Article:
HLIT-2014.09.26-10Q
Table of Contents

UNITED STATES
SECURITIES AND EXCHANGE COMMISSION
Washington, D.C. 20549
_____________________________________________________
Form 10-Q
_____________________________________________________
(Mark One)
ý
Quarterly report pursuant to Section 13 or 15(d) of the Securities Exchange Act of 1934
For the Quarterly Period Ended September 26, 2014
 
¨
Transition report pursuant to Section 13 or 15(d) of the Securities Exchange Act of 1934
Commission File No. 000-25826
_____________________________________________________
HARMONIC INC.
(Exact name of registrant as specified in its charter)
_____________________________________________________
Delaware
77-0201147
(State or other jurisdiction of
incorporation or organization)
(I.R.S. Employer
Identification Number)
4300 North First Street
San Jose, CA 95134
(408) 542-2500
(Address, including zip code, and telephone number, including area code, of registrant’s principal executive offices)
____________________________________________
Indicate by check mark whether the registrant (1) has filed all reports required to be filed by Section 13 or 15(d) of the Securities Exchange Act of 1934 during the preceding 12 months (or for such shorter period that the registrant was required to file such reports), and (2) has been subject to such filing requirements for the past 90 days.    Yes  ý    No  ¨
Indicate by check mark whether the registrant has submitted electronically and posted on its corporate Web site, if any, every Interactive Data File required to be submitted and posted pursuant to Rule 405 of Regulation S-T during the preceding 12 months (or for such shorter period that the registrant was required to submit and post such files).    Yes  ý    No  ¨
Indicate by check mark whether the registrant is a large accelerated filer, an accelerated filer, a non-accelerated filer, or a smaller reporting company. See the definitions of “large accelerated filer,” “accelerated filer” and “smaller reporting company” in Rule 12b-2 of the Exchange Act. (Check one):
 
Large accelerated filer
¨
Accelerated filer
ý
 
 
 
 
Non-accelerated filer
¨  (Do not check if a smaller reporting company)
Smaller reporting company
¨
Indicate by check mark whether the registrant is a shell company (as defined in Rule 12b-2 of the Exchange Act).    Yes  ¨    No  ý
The number of shares of the registrant’s Common Stock, $.001 par value, outstanding on October 17, 2014 was 88,059,028.


Table of Contents

TABLE OF CONTENTS
 
 
 
 
 
 
 

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PART I
FINANCIAL INFORMATION
ITEM 1. FINANCIAL STATEMENTS
HARMONIC INC.
CONDENSED CONSOLIDATED BALANCE SHEETS
(UNAUDITED)
 
September 26, 2014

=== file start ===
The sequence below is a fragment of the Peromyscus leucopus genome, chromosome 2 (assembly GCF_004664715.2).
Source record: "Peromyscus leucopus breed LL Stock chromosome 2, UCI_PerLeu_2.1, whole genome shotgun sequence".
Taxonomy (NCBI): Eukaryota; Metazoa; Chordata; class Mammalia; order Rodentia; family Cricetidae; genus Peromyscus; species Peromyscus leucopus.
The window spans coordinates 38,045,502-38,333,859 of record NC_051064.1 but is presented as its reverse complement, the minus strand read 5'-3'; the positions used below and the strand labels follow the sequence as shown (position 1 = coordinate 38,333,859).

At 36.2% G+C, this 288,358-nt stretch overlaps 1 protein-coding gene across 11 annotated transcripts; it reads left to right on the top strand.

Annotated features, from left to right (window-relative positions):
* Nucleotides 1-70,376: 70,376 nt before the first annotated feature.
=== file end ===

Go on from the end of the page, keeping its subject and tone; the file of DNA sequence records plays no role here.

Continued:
December 31, 2013
 
(In thousands, except par value amounts)
ASSETS
 
 
 
Current assets:
 
 
 
Cash and cash equivalents
$
42,028

 
$
90,329

Short-term investments
55,151

 
80,252

Accounts receivable, net
75,640

 
75,052

Inventories
32,512

 
36,926

Deferred income taxes
2,631

 
24,650

Prepaid expenses and other current assets
26,852

 
21,521

Total current assets
234,814

 
328,730

Property and equipment, net
30,814

 
34,945

Goodwill
198,007

 
198,022

Intangibles, net
12,740

 
31,119

Other assets
13,347

 
13,268

Total assets
$
489,722

 
$
606,084

LIABILITIES AND STOCKHOLDERS’ EQUITY
 
 
 
Current liabilities:
 
 
 
Accounts payable
$
21,377

 
$
22,380

Income taxes payable
307

 
331

Deferred revenue
35,095

 
27,020

Accrued liabilities
31,043

 
35,349

Total current liabilities
87,822

 
85,080

Income taxes payable, long-term
4,199

 
15,165

Other non-current liabilities
17,554

 
11,673

Total liabilities
109,575

 
111,918

Commitments and contingencies (Note 16)

 

Stockholders’ equity:
 
 
 
Preferred stock, $0.001 par value, 5,000 shares authorized; no shares issued or outstanding

 

Common stock, $0.001 par value, 150,000 shares authorized; 88,408 and 99,413 shares issued and outstanding at September 26, 2014 and December 31, 2013, respectively
88

 
99

Additional paid-in capital
2,264,422

 
2,336,275

Accumulated deficit
(1,883,393
)
 
(1,841,999
)
Accumulated other comprehensive loss
(970
)
 
(209
)
Total stockholders’ equity
380,147

 
494,166

Total liabilities and stockholders’ equity
$
489,722

 
$
606,084

The accompanying notes are an integral part of these condensed consolidated financial statements.

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HARMONIC INC.
CONDENSED CONSOLIDATED STATEMENTS OF OPERATIONS
(UNAUDITED)
 
Three months ended
 
Nine months ended
 
September 26,
2014
 
September 27,
2013
 
September 26,
2014
 
September 27,
2013
 
(In thousands, except per share amounts)
Product revenue
$
84,583

 
$
98,713

 
$
259,371

 
$
277,965

Service revenue
23,478

 
24,205

 
66,311

 
63,753

Net revenue
108,061

 
122,918